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AT&T Princess Signature Telephone (Photo credit: MarkGregory007)
If you remember ever asking "do you have a toll free number" or if you have ever dialed one, you always were thinking how calling that number saved you money, and maybe realized that the cost was being paid for by the receiving party. Most times the number called was for some type of service, support or reservation.
With unlimited long distance, 800 numbers sorta for many became irrelevant, and with mobile calling plans really being unlimited in nature, the need was sort of also reduced as people stopped paying for minutes, with one exception. The party on the receiving end of an 800 number.
Last week in London, uber-analyst Dean Bubley and I had one of our regular get togethers over a cocktail, some food and conversation where we chat without an agenda and let stream of consciousness and relevance become the compass. As we chatted we got onto the topic of both WebRTC and Skype and how the 800 toll free market was a common target for both.
Dean quickly pointed out something that has been in the back of my mind, the upcoming Skype/Lync integration, and how instead of advertising toll free 800 numbers, or usually being regional in nature, how the presenters of toll free numbers could start presenting SKYPE ID's as with Lync, the interconnection into the "PBX" in the call center occurs. Then we switched to talking about the same implications of WebRTC and how this all occurs in the browser.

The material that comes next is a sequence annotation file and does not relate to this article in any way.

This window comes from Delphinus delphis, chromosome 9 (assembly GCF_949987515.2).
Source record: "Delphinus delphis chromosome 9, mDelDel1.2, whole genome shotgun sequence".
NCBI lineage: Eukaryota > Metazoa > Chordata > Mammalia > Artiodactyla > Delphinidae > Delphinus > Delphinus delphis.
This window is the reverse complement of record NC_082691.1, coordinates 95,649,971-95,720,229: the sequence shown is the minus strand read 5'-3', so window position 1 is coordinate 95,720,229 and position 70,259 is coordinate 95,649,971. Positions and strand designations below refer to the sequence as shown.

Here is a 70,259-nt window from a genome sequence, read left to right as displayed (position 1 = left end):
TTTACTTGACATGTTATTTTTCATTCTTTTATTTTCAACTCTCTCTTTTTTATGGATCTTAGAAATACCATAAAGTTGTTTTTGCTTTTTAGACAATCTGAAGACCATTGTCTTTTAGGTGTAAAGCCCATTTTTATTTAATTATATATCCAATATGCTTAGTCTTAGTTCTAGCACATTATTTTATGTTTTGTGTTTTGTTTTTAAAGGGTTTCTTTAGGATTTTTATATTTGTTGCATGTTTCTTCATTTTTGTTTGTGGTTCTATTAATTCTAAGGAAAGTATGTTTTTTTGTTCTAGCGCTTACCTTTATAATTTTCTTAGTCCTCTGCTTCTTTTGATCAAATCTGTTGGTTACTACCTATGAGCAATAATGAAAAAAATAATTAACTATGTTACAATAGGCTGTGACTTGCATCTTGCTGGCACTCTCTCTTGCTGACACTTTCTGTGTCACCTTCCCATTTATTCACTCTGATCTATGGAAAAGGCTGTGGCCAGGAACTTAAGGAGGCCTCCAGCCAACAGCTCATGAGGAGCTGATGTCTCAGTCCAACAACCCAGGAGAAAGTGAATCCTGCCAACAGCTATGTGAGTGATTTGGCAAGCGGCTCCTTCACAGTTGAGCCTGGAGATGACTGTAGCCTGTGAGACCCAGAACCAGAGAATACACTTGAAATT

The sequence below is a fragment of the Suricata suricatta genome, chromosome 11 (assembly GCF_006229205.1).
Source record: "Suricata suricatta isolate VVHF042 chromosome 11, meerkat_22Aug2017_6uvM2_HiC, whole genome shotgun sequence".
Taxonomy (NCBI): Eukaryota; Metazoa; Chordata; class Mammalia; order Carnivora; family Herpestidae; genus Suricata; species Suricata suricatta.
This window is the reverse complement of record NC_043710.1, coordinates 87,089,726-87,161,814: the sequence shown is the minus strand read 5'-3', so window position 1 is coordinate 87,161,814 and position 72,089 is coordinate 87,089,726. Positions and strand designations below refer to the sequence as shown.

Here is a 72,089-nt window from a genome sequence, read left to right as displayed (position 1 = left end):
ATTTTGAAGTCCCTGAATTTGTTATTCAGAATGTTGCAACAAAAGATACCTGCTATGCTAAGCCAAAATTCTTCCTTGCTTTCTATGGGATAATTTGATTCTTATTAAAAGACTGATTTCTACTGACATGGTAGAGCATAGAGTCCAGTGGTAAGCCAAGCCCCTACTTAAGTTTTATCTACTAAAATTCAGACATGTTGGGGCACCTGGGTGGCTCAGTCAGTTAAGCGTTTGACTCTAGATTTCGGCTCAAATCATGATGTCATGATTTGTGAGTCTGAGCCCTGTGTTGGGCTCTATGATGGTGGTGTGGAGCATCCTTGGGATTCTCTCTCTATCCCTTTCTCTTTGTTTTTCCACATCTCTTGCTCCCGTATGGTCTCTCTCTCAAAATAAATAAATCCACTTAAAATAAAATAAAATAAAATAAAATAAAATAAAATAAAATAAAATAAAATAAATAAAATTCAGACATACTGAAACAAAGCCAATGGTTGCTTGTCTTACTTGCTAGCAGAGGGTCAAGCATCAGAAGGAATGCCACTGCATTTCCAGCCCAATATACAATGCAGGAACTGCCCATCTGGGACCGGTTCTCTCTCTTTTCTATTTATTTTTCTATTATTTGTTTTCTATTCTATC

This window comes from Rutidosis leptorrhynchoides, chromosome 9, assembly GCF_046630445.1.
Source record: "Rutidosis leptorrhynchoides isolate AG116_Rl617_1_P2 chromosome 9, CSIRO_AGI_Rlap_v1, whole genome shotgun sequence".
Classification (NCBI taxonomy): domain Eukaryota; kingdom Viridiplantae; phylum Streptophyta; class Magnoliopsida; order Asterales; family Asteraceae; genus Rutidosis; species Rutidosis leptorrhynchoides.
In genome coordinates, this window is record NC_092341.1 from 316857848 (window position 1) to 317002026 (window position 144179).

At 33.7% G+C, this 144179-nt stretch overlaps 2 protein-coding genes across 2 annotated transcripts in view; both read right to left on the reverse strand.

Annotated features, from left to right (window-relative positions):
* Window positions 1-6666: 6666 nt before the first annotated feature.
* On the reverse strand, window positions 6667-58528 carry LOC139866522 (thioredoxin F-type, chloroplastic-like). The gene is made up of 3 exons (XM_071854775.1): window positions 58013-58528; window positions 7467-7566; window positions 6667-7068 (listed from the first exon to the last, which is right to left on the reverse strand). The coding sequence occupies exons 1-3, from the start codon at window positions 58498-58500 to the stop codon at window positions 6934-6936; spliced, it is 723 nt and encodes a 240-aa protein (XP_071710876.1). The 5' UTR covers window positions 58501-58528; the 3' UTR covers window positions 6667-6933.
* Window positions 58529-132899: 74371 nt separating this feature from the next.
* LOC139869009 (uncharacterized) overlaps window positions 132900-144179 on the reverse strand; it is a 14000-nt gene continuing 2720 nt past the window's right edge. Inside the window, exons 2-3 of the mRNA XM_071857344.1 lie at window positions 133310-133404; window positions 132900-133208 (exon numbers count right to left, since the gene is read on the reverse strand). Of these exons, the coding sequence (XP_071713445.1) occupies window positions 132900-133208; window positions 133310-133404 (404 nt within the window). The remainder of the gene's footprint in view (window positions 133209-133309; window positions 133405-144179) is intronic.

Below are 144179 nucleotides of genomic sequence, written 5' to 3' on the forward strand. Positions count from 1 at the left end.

If you think about it, already inside the browser we get pop ups asking for a chat if we are filling out forms, struggling with a reservation, or making a transaction that seems to be taking longer or is being rejected.
Both Skype and WebRTC would work to remove the barriers of geography, further driving more call centers in more places, but with call transfer ability for both Lync and WebRTC - once it interconnects to the PBX, means more expertise available. The current path of WebRTC is richer than what we have seen so far from Microsoft, but I don't think their not thinking about the on screen, in browser experience. Quite the opposite, I feel that they are, and that we'll see more screen sharing, on screen video calling with remote support and collaboration from them, all within the browser as Skype partially migrates from an installed app to a Web app and has that Lync connection going.
But if one thinks about this, and as Dean and I discussed, this is also where Google has a running start, as the Android OS is already seeing beta builds of WebRTC inside Chrome, and since it will be natively available on Android devices that operate on both Wi-Fi and LTE, this means in many situations, "calling for support" doesn't have to mean dialing up over the PSTN any longer. Conversely, Microsoft and it's Windows Mobile is going nowhere fast.
But the more one looks at it, the more one sees WebRTC and Skype as having all the potential of being a massive disruptor to the toll free and call center markets, so it's no wonder why the telcos are both looking at WebRTC (Telefonica buying TokBox, Ericsson fueling AT&T's Foundry, etc.) and trying to manage its deployment.